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article imageAffordable water may become a thing of the past in the U.S.

By Karen Graham     Jan 31, 2017 in Environment
If water rates continue to rise as they have been projected to do, the number of households in the U.S. unable to afford water will increase threefold in the next five years, to nearly 36 percent.
Many people take our access to water for granted. After all, it's available with the turn of a faucet, at a drinking fountain or in a disposable plastic bottle for a price. But a study by Michigan State University researchers has found that several factors could put the affordability of this resource out of the reach of one-in-three Americans.
Elizabeth Mack, an MSU geographer who led the research said that while water unaffordability is common in many other countries around the world, people assume that in America, we have the resources and the willingness to pay for water, whatever the costs, reports
Syrians walk past a poster of President Bashar al-Assad as they go to fill plastic containers with w...
Syrians walk past a poster of President Bashar al-Assad as they go to fill plastic containers with water at a public fountain in the capital Damascus
But keep this number in mind — The average monthly water bill in the United States is $120 for 12,000 gallons per month. According to the study, that price will rise by $49 by 2022.
“In cities across the United States, water affordability is becoming an increasingly critical issue,” said Mack, who analyzed water consumption, pricing and demographic and socioeconomic data for the study published in the journal PLOS One this month.
Environmental Protection Agency EPA guidelines say that spending on water and wastewater services combined should make up no more than 4.5 percent of household income. But based on this criteria, 13.8 million U.S. households (or 11.9 percent of all households) may find water bills unaffordable.
Map of communities most at risk for water poverty.
Map of communities most at risk for water poverty.
Image by Mack EA and Wrase S
The EPA's benchmark of 4.5 percent is based on an average household's income being $32,000 annually. That may sound good, but 51 percent of the population makes less than $30,000 a year, so paying the water bill has become quite a challenge.
Since 2010, just six years ago, water prices have increased by 41 percent in 30 major cities, and if these prices continue on an upward spiral, by 2022, the number of households unable to afford water and wastewater prices will soar to around 40.9 million, or 35.6 percent of all households.
Seeker is reporting that in Detroit, Michigan, 50,000 people have lost water access since 2014, and in Philadelphia, Pennsylvania, 40 percent of water bills are overdue.
Based on MSU's research using surveys and water utility reports, when household allocations for water go over 4.5 percent of income, households are forced to reallocate funds that would be used to pay other monthly bills.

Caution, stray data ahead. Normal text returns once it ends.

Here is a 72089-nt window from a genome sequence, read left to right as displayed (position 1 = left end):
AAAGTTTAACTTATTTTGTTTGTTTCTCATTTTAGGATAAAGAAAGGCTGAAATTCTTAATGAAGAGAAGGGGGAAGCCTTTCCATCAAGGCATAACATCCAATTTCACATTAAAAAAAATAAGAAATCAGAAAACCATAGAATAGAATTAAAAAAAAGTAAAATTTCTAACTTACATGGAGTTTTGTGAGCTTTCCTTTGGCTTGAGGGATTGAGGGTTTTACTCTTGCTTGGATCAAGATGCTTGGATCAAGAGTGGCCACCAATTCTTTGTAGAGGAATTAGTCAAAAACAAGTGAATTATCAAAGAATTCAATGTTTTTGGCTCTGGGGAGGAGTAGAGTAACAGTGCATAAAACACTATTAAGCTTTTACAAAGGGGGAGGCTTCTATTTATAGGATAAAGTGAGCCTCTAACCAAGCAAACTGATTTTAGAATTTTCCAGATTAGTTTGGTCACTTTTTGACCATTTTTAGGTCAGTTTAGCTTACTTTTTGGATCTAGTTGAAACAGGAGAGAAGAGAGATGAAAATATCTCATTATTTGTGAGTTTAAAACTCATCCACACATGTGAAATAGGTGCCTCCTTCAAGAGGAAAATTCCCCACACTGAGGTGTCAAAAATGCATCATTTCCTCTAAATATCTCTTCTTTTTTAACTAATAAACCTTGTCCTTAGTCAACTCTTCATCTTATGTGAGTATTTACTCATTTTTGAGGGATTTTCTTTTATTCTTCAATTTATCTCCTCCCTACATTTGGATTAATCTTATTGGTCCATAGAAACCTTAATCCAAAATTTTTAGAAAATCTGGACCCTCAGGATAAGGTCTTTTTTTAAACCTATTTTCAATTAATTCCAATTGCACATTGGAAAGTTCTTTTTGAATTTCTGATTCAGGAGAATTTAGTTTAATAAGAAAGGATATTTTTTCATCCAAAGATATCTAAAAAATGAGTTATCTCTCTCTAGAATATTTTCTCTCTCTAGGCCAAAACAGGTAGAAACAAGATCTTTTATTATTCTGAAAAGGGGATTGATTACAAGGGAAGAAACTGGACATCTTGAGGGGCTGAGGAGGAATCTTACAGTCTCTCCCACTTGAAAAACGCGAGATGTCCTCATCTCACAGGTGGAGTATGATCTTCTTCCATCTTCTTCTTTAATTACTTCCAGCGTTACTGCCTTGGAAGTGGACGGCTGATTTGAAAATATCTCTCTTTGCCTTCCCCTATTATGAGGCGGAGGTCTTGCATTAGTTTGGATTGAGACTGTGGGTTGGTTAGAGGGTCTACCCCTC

A water main break.
A water main break.
Washington Suburban Sanitary Commission
Factors influencing the affordability of water
"Infrastructure is the main contributor to water price surges," says Mack. And while Flint, Michigan is one of the most notable examples of a failing infrastructure, other U.S. cities are starting to face similar problems. In many cities, especially on the East Coast, there are water pipes dating back to before the Civil War. Those pipes have far outlasted their useful age and are breaking down.
A lack of precipitation also poses challenges to water affordability and access to the resource. A good example of this problem is the long drought California has been dealing with. And this brings us to the sustainability of this resource. Californians have been forced to learn how to save and reuse water when it is scarce.
Mack has this to say about the scarcity of water: "Right now water is not priced as a scarce resource. Pricing for scarcity has not yet entered the conversation on a broad scale, unfortunately, nor have widespread efforts to help households adopt water-saving fixtures and appliances."
Blue-green algae in waters of Lake Erie
Blue-green algae in waters of Lake Erie
There is one other factor that is going to affect the affordability and access to drinking water, and that is climate change. We have already experienced cases where public water sources have been contaminated by toxic algae getting into our water, and these events are increasing, forcing utilities to issue warnings and supply bottled water to households.
“Water is a fundamental right for all humans,” Mack said. “However, a growing number of people in the United States and globally face daily barriers to accessing clean, affordable water.”
More about Drinking water, onethird of Americans, failing infrastructure, scarcity of a resource, Affordable
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